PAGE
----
The teacher’s point is not that these things are bad, but that these things are deceptive. They are deceptive in that they cannot protect you and they cannot last.

What the teacher wanted was to be guaranteed, to be absolutely certain that his labor and his wisdom would be of everlasting value. Ironically, the only thing he found of absolute certainty was death, the very thing that evacuated meaning from life. The teacher wanted meaning – but he couldn’t place his life in a meaningful context because his life was so short.

So what are we to make of all this? What the teacher says is a grand illustration of the curse found in Genesis 2:16-17: “And the LORD God commanded the man, ‘You are free to eat from any tree in the garden; but you must not eat from the tree of the knowledge of good and evil, for when you eat of it you will surely die.’”

Death was never intended to be part of this world, and our souls are immortal. The teacher was feeling this God-given desire for immortality (Ecc. 3:11), and the certainty of death took the meaning out of his life. He wanted to work, to seek wisdom, and he didn’t want what he had worked so hard for to end.

Haven’t you ever felt the despair that the teacher has felt? You work hard at your job, and you get a paycheck, but the things you worked hard at doing will not be remembered a year from now, not to speak of a century.

The book of Ecclesiastes was never meant to be read alone. God placed it as an important piece of the Bible, but not the only one. From Ecclesiastes we learn that by themselves work, wisdom, youth, and vigor are good, but ultimately mean nothing. This book destroys the structures we might try to find meaning and happiness in so that we might look elsewhere for true meaning and happiness.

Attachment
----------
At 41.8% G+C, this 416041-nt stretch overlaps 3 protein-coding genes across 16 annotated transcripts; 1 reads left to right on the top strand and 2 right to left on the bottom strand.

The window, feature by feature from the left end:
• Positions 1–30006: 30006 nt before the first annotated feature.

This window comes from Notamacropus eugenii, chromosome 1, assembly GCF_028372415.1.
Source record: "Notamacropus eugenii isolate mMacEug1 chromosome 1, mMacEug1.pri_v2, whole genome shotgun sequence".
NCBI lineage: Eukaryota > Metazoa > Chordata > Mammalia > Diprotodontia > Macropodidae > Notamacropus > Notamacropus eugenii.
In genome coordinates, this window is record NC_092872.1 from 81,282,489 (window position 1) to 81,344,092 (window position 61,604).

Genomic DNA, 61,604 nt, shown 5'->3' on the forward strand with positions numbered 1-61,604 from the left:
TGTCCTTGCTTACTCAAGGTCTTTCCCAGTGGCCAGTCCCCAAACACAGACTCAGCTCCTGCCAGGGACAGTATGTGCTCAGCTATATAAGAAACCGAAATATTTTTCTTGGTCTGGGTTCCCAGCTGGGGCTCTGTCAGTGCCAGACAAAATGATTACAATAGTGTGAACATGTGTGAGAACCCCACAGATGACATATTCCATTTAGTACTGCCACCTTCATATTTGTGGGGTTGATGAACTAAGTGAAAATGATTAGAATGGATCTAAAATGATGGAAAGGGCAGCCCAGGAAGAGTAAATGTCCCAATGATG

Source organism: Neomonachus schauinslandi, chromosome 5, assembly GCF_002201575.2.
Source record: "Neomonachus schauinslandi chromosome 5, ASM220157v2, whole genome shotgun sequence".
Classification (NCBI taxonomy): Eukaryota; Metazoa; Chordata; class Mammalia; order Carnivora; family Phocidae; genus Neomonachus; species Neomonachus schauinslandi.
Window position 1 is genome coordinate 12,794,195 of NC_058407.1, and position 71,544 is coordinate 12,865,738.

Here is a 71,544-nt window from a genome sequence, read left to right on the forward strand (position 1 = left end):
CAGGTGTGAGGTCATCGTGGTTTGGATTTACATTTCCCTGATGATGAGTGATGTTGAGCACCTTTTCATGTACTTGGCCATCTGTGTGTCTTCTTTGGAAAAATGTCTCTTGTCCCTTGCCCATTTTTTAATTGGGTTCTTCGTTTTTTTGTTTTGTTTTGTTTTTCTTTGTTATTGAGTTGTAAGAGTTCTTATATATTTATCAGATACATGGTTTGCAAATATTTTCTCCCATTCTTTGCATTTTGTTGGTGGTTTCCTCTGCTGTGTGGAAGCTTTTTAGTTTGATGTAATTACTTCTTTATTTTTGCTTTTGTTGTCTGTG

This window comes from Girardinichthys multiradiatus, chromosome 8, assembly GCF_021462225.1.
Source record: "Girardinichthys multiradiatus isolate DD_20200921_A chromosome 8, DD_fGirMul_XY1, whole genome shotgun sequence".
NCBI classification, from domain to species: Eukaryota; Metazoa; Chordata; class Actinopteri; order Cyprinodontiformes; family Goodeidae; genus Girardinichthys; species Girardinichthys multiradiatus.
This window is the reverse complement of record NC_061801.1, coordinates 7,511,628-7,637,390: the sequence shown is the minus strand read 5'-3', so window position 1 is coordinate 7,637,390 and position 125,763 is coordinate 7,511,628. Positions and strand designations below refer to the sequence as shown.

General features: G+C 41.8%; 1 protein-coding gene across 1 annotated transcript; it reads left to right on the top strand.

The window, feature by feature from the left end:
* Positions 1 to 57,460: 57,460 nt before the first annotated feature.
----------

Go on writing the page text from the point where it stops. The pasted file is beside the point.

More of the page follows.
The narrator ends the book of Ecclesiastes with these words: “Now all has been heard; here is the conclusion of the matter: Fear God and keep his commandments, for this is the whole duty of man. For God will bring every deed into judgment, including every hidden thing, whether it is good or evil” (12:13-14).

The answer to meaning and life are not found within ourselves or by us creating our own meaning out of work, pleasure, youth, or wisdom. Meaning finds its reference point in God and doing His will. This is what the rest of Scripture makes so clear.

Paul says in 1 Corinthians 15 that because Christ has been raised from the dead, we who hope in Christ will one day also be raised from the dead even as Christ was. Our hope is not in this life, but in the life to come!

In 15:58, Paul that we should “Always give yourselves fully to the work of the Lord, because you know that your labor in the Lord is not in vain.” Scripture says elsewhere that Christ will reward us in the afterlife based upon what we have done for him (see Luke 12:32-34). This is what brings meaning to our labor.

Paul says in 1 Corinthians 2 that the wisdom we, as followers of Christ, have is different than that of the world. This heavenly wisdom allows us to see beyond the confines of this world into eternity. The implications of this are incredible.

The teacher in Ecclesiastes pushes us to the edge and makes us face up to the meaningless of life in the face of death. We are then ready to hear the hope of the gospel – that only through faith in Christ is ultimate meaning found.